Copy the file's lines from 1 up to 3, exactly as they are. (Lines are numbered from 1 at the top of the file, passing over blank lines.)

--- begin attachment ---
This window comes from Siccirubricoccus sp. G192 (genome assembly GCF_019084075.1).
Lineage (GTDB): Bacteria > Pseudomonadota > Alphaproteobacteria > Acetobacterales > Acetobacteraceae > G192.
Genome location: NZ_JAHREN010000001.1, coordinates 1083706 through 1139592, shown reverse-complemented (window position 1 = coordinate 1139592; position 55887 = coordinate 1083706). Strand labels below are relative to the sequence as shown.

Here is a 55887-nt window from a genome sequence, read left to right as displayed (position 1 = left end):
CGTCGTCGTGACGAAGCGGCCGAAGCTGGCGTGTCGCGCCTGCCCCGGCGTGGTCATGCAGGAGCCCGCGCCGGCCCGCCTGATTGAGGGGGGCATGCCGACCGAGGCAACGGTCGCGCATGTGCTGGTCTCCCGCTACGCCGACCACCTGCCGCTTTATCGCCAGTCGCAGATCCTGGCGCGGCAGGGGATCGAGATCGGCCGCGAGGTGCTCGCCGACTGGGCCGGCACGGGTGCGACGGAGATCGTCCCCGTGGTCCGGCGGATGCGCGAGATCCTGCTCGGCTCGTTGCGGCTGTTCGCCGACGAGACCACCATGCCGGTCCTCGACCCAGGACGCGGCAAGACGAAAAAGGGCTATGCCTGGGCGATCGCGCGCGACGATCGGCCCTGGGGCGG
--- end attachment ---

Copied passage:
This window comes from Siccirubricoccus sp. G192 (genome assembly GCF_019084075.1).
Lineage (GTDB): Bacteria > Pseudomonadota > Alphaproteobacteria > Acetobacterales > Acetobacteraceae > G192.
Genome location: NZ_JAHREN010000001.1, coordinates 1083706 through 1139592, shown reverse-complemented (window position 1 = coordinate 1139592; position 55887 = coordinate 1083706). Strand labels below are relative to the sequence as shown.